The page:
advise you on?
Best stick to your paper and pencil ...
If you're familiar with drafting, a program called CadStd will get you
going right away. It's basically computer drafting. A little quirky at
first, but once you get used to the interface it's easy to use.
Sketchup takes a bit to get used to, also. I had to take the time to get
used to the 3D aspect, but didn't find anything too difficult. The
interface is a little quirky as well, but not terrible. (Zooming, for
example, is done by selecting the Zoom tool and moving the mouse up or
CadStd has a Lite version that does quite a bit, or a Pro version for
around $50. Sketchup is free, with a Pro version that costs around $500
(I think). For the base program in either case, you're out only your
time to try it.
Never teach your apprentice everything you know.
"Puckdropper" <puckdropper(at)yahoo(dot)com> wrote in message
Actually if you learn the short cuts with the Sketchup program it becomes
much easier to use. I seldom use any icons at all as all can be assiciated
with a keyboard command or mouse jesture. For example, I have always used
a track ball mouse because IMHO it is much quicker to draw with. To zoom I
simply rotate my middle click wheel and hold down the wheel to orbit.
Placing the curser over the spot I want to zoom concentrates the zoom at
that point and rotating the ball with my thumb enables me to orbit at that
At minimum, a mouse with a wheel works better for most any modern
software of this type. All you have to do to zoom is move the wheel, or
hold it down and move it, and the mouse, to zoom and orbit.
There are a lot of other "input" devices used by CAD jockeys that work
I routinely use TurboCAD before starting any woodworking project (w/
the exception of a cutting board, etc.).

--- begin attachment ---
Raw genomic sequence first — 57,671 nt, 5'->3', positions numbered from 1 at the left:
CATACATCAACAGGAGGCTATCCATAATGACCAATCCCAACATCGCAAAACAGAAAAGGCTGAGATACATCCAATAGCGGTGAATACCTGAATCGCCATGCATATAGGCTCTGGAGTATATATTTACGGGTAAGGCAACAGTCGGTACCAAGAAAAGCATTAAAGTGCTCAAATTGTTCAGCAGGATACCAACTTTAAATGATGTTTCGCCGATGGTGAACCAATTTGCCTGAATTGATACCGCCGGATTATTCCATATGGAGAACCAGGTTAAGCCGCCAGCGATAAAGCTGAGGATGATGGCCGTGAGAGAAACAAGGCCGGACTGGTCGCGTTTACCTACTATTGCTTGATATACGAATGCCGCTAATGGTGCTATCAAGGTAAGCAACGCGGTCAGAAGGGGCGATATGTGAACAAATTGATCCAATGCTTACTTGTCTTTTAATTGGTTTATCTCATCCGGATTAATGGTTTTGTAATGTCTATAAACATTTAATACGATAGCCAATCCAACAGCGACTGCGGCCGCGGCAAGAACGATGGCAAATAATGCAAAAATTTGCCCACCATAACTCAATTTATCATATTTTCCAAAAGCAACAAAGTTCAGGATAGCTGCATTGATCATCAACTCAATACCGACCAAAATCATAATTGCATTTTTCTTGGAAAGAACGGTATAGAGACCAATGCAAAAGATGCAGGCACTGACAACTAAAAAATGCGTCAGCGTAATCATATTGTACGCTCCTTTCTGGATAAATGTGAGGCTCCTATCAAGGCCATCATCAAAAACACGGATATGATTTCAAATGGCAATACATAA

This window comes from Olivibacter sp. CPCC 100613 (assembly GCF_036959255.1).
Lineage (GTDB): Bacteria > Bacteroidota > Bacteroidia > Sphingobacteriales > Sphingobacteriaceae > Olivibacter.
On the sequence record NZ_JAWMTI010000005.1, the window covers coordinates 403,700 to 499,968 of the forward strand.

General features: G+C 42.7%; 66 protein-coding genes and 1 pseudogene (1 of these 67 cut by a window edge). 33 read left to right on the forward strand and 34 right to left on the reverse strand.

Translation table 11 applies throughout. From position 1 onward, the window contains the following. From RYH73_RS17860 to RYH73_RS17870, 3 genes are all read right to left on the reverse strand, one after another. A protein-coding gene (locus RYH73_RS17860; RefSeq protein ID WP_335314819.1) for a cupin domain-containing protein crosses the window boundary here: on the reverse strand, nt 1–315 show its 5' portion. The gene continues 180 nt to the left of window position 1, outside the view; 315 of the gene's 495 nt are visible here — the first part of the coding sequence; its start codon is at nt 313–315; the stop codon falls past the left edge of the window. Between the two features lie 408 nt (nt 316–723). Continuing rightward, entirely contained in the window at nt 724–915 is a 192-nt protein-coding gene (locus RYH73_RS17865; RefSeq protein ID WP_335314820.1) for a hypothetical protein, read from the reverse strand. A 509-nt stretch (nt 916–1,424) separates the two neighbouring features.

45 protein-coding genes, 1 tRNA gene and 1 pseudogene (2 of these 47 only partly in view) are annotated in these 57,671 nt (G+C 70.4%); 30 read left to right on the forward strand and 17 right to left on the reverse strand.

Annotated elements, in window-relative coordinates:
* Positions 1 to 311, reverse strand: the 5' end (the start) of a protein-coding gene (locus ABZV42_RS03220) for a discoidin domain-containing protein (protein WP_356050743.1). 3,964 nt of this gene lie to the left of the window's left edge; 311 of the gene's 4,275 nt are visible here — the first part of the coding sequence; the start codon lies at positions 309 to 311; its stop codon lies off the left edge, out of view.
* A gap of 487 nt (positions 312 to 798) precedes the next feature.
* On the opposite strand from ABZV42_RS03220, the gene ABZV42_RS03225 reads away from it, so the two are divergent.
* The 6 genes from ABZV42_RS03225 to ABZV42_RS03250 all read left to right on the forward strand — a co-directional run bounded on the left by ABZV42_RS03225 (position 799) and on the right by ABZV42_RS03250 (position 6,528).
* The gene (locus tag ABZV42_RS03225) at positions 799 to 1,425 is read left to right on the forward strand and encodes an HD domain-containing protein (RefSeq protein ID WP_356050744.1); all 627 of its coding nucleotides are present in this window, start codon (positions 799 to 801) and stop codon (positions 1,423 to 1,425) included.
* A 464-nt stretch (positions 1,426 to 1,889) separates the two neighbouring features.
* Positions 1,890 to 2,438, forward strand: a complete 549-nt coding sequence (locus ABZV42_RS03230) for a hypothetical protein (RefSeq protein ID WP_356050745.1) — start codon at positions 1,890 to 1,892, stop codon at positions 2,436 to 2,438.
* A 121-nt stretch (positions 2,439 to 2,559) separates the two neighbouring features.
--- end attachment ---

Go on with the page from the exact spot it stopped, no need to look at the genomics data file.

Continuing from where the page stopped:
I have tried Sketchup and I also found it difficult to use/learn
coming from TurboCAD. If I invested more time I'm sure I could learn
to use it, but I couldn't see investing the time considering I already
My 2 cents from a Turbocad user:
Unless you plan to use the CAD program often, don't bother. There is
a serious learning curve.
In the company where I worked for a long time, some of the paper and
pencil draftsmen never were able to make the change to CAD.
If you intend to do it:
You need to have a large vocabulary of "special" words to utter under
your breath to bleed off frustration, unless you have mentor handy.
Once you have spent the time and have done the tutorials that some
have suggested, you can't really expect to stay current if you only haul
the program out once a month or so.
To keep myself barely reasonably current, I almost force myself to
invoke the program for even small simple things. I am still finding new
buttons to push after several years at it.
One of the big problems, to me, is that there are so many nesting
levels for all the commands, shortcuts, etc.. You have to learn many of
the them by rote. This means repitition.
And, every time they upgrade, they seem to do it for the highest
level of power users; those who spend a lot of their life at the keyboard.
And some commands seem to be moved around with each upgrade, too.
Okay, no problem. I won't upgrade anymore. Oh yeh? A few years later
they stop supporting that level, or they only put the newbie tech guy on
Not to say "don't do it at all", but just to make you aware.
Using a CAD program, to me, is like using a PC based spreadsheet was 20
years ago. I found that, as soon as I added a few numbers together, I
wondered what would happen if I doubled it, averaged them, etc.. ---The
So I started opening my spreadsheet program (Lotus 1-2-3 1A) whenever I
even started to do some math.
It's the same with CAD. Once you have taken the time to get the
basics of the part/assy on the screen, the sky's the limit in playing
"what if?" there, too.
Dick Snyder wrote: